My only contact of any kind with the Queen was in 1953. I was a reporter on a local newspaper, the Luton News. The editor assigned me to interview people named in the Coronation Honours list, to mark that glorious June day when Elizabeth II was crowned in Westminster Abbey.

There was a mischievous look on the editor’s face. He waited for me to look over the list. I was startled to find that it included me. I had been awarded the most modest of gongs, the British Empire Medal, at the age of twenty-one.

This was as a result of my two years as a conscript in the Royal Air Force. By pure chance I was posted to Supreme Headquarters Allied Powers Europe (SHAPE) led by the future US President, General Dwight D. Eisenhower. I had the lowly rank of senior aircraftman.

I was lucky enough to serve an American army major. SHAPE was in its infancy and we had virtually to invent an international administration from scratch. The major gave me authority way above my rank and, together, we got it sorted. I had no idea he would nominate me for a medal.

The Queen did not pin it on me personally. That was done by the commanding officer of an RAF base, but she did write me a letter of congratulation, with a mimeographed signature.

And so began the long haul of the Queen’s reign and my career in journalism, a kind of Queen and I passage through seven decades. We lived in parallel but very different universes, and it was this that finally provided the context for my book, The Last Queen. In seventy years, the monarchy’s relationship with the media underwent a total sea change, which I followed at first hand.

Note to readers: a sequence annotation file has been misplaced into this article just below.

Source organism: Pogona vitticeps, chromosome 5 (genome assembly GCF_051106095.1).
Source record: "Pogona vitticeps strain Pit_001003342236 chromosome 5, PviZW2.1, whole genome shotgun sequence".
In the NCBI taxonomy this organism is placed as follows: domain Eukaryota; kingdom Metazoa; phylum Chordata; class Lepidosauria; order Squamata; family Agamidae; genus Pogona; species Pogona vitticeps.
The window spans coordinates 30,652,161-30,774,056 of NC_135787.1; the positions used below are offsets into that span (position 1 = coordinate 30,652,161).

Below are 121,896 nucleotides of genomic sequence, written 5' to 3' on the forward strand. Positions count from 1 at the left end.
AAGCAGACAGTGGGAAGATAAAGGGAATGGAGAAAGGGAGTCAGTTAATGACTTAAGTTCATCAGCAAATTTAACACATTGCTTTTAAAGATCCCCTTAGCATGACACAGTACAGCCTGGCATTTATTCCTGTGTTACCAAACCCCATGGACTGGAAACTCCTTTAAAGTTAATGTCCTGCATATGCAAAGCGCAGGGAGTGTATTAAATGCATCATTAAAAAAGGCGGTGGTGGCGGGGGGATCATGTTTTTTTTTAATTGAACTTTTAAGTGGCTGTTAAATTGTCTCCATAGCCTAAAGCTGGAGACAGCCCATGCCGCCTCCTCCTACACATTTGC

I also got to know one member of the royal family, Tony Snowdon, as a colleague on two newspapers and as a friend. When Tony married Princess Margaret he was the first royal husband who worked for a living. The marriage didn’t turn out well, but throughout Tony remained true to himself and his prestige as a photographer just grew and grew.

And, despite the collapse of his marriage, the Queen also held him in high esteem because of his public composure and dignity. She gave him £75,000 to buy a villa in Kensington.

And, as is clear from my book, Tony had qualities that marked him out from some of the other men in the royal family, particularly Prince Charles. Tony’s knowledge of and involvement with a new generation of British architects helped to get their work recognised. Charles, in contrast, set himself up as scourge of modern architecture without any knowledge or understanding of it.

That is one reason why I concluded that he is unsuited to be King. His habit is to surround himself with sycophants who reinforce his own cranky prejudices. Asked if, on succeeding his mother, he would give up what he calls his ‘convening power’ he said, ‘Well, you never know.’ Indeed, we don’t.

Tony, meanwhile, was a force for practical innovations that had an impact on people’s lives. For example, he discovered that the average width of a wheelchair was twenty-five inches but that train doors were twenty-two inches wide. He successfully campaigned for wheelchair accessibility.

Charles will, of course, succeed his mother. That’s the constitutional order. She has though, with her remarkable stamina and sense of duty, deferred that moment for a lot longer than we could ever have hoped.


Interest piqued by Clive's blog? The Last Queen is out on 27 October and can be pre-ordered here.